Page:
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This version was supposed to come out back in 1993 on 6-megabit cartridges, but the game’s publisher, Seika, couldn’t afford the higher-capacity format, so the game had to be pared down to 4 megabits instead. The new version features enhanced graphics, different music and even an extra final level. And to sweeten the deal, Super Turrican 2 also comes built in to the Super Nt.
The Super Nt exudes quality in a way most third-party console clones never do. There’s no doubting the passion and care Analogue has poured into this little box. It’s a beautifully simple, but perfectly executed solution for anyone who wants to explore one of the greatest gaming platforms ever built, but do so on a modern TV.
Nevertheless, many gamers will ask — and rightfully so — why they should pay $189 for Analogue’s hardware when there are other ways to play these games that work just as well, for all practical purposes. The aforementioned Retron 5 costs $129 and supports seven other systems in addition to the SNES, while nothing beats the SNES Classic’s value for the price. At $79, Nintendo’s micro-console comes with two controllers and 21 preloaded games — although there’s no cartridge slot or any way to download more.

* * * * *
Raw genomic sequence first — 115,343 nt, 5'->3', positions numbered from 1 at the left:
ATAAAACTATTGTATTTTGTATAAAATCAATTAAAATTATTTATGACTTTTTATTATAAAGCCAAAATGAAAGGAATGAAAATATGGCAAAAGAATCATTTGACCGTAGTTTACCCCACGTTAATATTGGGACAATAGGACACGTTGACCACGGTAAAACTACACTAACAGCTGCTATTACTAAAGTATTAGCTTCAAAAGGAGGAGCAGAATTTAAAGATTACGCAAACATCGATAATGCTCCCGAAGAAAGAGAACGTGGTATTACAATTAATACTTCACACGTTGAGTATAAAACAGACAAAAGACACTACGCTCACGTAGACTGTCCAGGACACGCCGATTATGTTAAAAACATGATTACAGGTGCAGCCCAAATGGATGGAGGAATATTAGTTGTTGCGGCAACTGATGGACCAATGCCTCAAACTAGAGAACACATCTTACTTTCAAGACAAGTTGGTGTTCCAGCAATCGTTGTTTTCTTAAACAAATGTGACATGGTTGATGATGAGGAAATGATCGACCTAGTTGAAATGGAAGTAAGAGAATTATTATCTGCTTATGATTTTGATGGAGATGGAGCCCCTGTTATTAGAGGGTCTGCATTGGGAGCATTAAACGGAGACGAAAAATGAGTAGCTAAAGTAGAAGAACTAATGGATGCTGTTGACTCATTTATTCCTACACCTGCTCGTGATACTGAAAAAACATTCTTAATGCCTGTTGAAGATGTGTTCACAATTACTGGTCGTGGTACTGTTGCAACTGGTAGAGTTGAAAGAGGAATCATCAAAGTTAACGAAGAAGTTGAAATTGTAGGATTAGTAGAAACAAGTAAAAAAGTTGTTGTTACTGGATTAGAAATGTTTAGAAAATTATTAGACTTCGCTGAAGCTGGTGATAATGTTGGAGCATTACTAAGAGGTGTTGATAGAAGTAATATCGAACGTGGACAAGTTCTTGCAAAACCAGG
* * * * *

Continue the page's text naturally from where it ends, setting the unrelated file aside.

There’s no skirting the Super Nt’s price, or the fact that Analogue’s heroic efforts to create a carbon copy of the SNES won’t matter to a lot of gamers. They’d rather have save states, rewind and other comforts. And there’s nothing wrong with that — what matters most is that you experience the games you love, however you want. But if you happen to be an incredibly discerning retro customer, Analogue’s painstaking approach to design and obsession with accuracy will be worth every penny.